It’s not every day a puppy falls from the sky and lands in your backyard. But that’s exactly what happened to residents of Wandiligong in Victoria, Australia, when they heard whimpers coming from their garden.
After realizing the little puppy didn’t belong to anyone, they took him in and looked after him for 24 hours before taking him to the Alpine Animal Hospital. Everyone was unsure of his identity – was he an abandoned dog, a lost fox, or a dingo puppy?
He also had strange marks on his back, suggesting he had been carried in the talons of a large bird of prey like an eagle, before being dropped. The fact that no other pups could be found nearby also suggests he had been displaced.
To work out what kind of animal he was, the 10-week-old fluffball underwent DNA testing. While the humans were awaiting the results of these tests, the pup, named Wandi, was taken to the Australian Dingo Foundation's Dingo Discovery Sanctuary in Victoria to be looked after.
Amazingly, when the results came in, they showed Wandi was a purebred dingo. This came as welcome news to the sanctuary as he can now partake in their breeding program, helping to conserve his species.
Now four months old, Wandi is an alpine dingo, the type most at risk of extinction. "This type... unfortunately shares the eastern seaboard areas… where 80 percent of the Australian population lives," Director of the Australian Dingo Foundation Lyn Watson told ABC News.
"So not only is the habitat of the alpine dingo dwindling to nothing, but our persecution of this animal – because it sadly looks like a dog – has pushed this beautiful alpine dingo very close to extinction." The two other types of dingo are tropical and desert dingoes.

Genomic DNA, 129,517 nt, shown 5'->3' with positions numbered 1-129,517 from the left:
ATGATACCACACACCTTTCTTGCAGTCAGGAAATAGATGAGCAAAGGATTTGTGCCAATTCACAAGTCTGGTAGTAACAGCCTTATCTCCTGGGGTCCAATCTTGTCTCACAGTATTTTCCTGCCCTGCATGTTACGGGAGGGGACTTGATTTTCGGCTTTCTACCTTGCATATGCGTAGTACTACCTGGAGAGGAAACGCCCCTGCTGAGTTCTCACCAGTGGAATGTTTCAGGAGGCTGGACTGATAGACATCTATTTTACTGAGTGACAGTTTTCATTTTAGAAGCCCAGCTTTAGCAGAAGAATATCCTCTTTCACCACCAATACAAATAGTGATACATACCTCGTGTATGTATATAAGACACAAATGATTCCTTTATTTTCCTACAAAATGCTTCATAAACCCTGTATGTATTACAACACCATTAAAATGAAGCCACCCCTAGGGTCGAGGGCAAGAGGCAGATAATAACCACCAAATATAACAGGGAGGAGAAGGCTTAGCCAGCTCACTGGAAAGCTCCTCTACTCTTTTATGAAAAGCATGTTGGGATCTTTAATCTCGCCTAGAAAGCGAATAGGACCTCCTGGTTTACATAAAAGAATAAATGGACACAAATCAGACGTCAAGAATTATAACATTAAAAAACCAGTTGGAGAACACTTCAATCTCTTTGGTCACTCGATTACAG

The Australian dingo is at risk of extinction due to a variety of threats. These include hunting, culling, inbreeding, and interbreeding with domestic dogs, which produces hybrids and dilutes the gene pool.
While many of the people who have encroached on their habitat consider dingoes a nuisance, they are important to the wider ecosystem. For example, they hunt feral cats, which have become a significant problem in Australia, helping to reduce the number of small native animals killed by these invasive felines.
Purebred dingoes like Wandi can help to continue the species, reducing the chances that it will disappear in the coming decades. "We're just keeping the genetic lines going until the day that there's going to be a safe place where they can be rewilded," Watson told CNN.
Dingoes have existed in Australia for millennia, likely introduced by Asian seafarers about 3,500 years ago. They’re both culturally and environmentally important, and, as Wandi proves, downright adorable, so let’s hope these critters can cling on.
To keep up with Wandi's antics, you can follow him on Instagram.